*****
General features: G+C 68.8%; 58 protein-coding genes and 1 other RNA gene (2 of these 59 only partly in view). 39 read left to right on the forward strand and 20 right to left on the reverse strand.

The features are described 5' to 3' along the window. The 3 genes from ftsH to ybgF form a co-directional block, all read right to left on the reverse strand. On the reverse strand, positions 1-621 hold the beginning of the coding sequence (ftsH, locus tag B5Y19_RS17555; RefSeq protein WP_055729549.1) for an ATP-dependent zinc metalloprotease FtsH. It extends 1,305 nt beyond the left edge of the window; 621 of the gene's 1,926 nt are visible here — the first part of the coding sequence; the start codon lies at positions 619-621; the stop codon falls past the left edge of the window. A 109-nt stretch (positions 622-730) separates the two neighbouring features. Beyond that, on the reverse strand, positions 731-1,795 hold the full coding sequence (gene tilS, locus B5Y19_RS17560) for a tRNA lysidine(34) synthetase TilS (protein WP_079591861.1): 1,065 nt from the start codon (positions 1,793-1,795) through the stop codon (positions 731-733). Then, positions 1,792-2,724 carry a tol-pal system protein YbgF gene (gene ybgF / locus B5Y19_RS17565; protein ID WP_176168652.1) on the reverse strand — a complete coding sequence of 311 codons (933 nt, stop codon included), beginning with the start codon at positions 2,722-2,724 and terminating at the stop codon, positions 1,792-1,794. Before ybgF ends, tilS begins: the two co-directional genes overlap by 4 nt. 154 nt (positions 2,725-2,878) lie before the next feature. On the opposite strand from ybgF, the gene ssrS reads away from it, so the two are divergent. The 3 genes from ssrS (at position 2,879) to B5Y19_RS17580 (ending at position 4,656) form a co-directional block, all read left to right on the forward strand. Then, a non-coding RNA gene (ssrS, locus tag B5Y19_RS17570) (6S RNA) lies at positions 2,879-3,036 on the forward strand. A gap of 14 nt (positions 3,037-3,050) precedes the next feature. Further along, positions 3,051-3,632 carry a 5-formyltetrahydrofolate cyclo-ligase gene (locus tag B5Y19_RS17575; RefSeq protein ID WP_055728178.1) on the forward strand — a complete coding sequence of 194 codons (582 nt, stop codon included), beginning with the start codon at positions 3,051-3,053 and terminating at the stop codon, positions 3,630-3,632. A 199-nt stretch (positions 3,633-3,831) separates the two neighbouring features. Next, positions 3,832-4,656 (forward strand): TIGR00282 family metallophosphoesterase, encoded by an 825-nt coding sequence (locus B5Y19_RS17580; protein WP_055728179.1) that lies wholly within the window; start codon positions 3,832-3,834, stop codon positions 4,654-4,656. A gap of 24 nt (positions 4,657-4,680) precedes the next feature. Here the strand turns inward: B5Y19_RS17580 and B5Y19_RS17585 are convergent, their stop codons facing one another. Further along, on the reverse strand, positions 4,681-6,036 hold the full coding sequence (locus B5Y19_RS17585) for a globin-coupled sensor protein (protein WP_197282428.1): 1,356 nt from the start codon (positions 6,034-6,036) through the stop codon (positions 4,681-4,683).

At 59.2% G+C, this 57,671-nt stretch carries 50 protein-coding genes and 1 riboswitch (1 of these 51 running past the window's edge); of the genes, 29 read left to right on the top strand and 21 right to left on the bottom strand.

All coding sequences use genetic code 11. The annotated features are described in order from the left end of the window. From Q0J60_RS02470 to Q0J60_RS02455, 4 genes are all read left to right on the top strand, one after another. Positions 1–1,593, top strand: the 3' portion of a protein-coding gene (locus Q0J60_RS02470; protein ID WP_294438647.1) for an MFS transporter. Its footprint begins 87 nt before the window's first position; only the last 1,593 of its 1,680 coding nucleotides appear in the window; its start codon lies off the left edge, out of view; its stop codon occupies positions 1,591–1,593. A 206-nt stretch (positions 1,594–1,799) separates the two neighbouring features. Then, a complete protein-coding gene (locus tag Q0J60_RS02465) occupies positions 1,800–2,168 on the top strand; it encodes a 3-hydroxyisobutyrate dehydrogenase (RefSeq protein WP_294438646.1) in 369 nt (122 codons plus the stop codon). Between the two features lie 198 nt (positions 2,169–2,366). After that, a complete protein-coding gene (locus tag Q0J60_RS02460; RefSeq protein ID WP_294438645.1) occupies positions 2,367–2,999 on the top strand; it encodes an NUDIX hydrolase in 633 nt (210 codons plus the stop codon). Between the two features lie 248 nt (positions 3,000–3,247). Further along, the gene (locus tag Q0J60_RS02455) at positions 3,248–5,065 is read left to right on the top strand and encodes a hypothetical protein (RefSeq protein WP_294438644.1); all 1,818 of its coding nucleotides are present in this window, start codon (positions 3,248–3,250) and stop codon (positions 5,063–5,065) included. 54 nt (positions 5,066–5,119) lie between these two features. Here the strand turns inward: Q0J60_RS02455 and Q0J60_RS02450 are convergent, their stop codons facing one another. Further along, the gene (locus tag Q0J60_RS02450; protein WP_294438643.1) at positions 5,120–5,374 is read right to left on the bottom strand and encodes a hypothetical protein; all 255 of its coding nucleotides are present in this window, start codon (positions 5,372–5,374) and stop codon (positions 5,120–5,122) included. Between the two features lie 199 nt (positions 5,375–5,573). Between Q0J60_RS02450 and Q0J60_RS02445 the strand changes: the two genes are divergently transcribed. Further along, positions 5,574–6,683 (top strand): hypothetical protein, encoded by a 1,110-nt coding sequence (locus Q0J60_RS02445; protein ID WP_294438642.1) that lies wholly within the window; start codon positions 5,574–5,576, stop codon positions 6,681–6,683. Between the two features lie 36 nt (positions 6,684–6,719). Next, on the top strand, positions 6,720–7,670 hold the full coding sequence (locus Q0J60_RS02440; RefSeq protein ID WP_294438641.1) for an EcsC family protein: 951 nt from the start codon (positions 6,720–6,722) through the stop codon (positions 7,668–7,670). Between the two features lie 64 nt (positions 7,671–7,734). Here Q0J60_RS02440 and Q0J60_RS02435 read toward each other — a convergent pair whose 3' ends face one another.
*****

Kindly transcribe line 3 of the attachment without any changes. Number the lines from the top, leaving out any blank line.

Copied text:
At 59.2% G+C, this 57,671-nt stretch carries 50 protein-coding genes and 1 riboswitch (1 of these 51 running past the window's edge); of the genes, 29 read left to right on the top strand and 21 right to left on the bottom strand.